Abstract and Keywords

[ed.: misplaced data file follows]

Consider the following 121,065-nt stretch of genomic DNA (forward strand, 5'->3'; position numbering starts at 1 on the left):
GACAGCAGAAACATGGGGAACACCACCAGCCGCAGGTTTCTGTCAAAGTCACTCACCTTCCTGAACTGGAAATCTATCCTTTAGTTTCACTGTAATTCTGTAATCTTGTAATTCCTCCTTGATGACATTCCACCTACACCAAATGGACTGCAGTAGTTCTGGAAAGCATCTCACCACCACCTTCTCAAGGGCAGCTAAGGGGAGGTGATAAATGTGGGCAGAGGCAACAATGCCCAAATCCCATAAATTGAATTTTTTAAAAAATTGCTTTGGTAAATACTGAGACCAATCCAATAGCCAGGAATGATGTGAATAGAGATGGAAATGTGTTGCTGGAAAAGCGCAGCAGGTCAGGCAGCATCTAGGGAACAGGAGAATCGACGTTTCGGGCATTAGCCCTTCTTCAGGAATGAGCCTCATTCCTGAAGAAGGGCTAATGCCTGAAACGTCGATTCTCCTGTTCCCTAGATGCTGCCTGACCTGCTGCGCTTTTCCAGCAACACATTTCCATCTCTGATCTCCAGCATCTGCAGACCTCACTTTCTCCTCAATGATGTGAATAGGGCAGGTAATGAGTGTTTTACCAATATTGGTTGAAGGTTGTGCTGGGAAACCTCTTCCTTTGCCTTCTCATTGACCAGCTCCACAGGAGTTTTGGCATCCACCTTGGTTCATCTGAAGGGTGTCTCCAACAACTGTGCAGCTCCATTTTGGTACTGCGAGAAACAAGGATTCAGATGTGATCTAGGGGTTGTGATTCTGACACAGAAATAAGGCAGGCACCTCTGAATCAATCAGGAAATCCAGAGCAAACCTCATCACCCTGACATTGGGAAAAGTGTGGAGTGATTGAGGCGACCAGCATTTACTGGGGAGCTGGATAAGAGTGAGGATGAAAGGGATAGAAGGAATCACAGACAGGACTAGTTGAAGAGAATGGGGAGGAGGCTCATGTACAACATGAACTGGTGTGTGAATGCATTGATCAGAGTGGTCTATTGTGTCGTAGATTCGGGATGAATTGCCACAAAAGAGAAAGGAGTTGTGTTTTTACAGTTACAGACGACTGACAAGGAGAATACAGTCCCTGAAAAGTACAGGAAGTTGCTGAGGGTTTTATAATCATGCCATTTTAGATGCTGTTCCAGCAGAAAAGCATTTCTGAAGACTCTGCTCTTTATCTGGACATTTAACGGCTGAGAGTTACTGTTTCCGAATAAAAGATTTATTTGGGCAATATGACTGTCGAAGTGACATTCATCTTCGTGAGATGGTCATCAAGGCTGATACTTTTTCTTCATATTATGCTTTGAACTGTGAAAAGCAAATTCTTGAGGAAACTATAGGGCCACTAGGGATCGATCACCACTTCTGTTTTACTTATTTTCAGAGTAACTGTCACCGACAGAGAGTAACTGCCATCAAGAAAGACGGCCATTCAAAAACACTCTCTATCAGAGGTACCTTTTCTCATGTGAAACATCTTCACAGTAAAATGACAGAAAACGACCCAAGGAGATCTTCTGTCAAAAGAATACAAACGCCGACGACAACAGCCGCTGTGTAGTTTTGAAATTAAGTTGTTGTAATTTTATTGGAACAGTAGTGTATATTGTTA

As the linguistic/cultural turn of the last fifty years has begun to ebb, sociolegal and legal-humanist scholarship has seen an accelerating return to materiality. This chapter asks what relationship may be forthcoming between the “new materialisms” and “vibrant matter” of recent years, and the older materialisms—both historical and literary, both Marxist and non-Marxist—that held sway prior to post-structuralism. What impact might such a relationship have on the forms, notably “spatial justice,” that materiality is assuming in contemporary legal studies? To attempt answers, the chapter turns to two figures from more than half a century ago: Gaston Bachelard—once famous, now mostly forgotten; and Walter Benjamin—once largely forgotten, now famous. A prolific and much-admired writer between 1930 and 1960, Bachelard pursued two trajectories of inquiry: a dialectical and materialist and historical (but non-Marxist) philosophy of science; and a poetics of the material imagination based on inquiry into the literary reception and representation of the prime elements—earth, water, fire, and air. Between the late 1920s and 1940, meanwhile, Benjamin developed an idiosyncratic but potent form of historical materialism dedicated to “arousing [the world] from its dream of itself.” The chapter argues that by mobilizing Bachelard and Benjamin for scholarship at the intersection of law and the humanities, old and new materialisms can be brought into a satisfying conjunction that simultaneously offers a poetics for spatial justice and lays a foundation for a materialist legal historiography for the twenty-first century.
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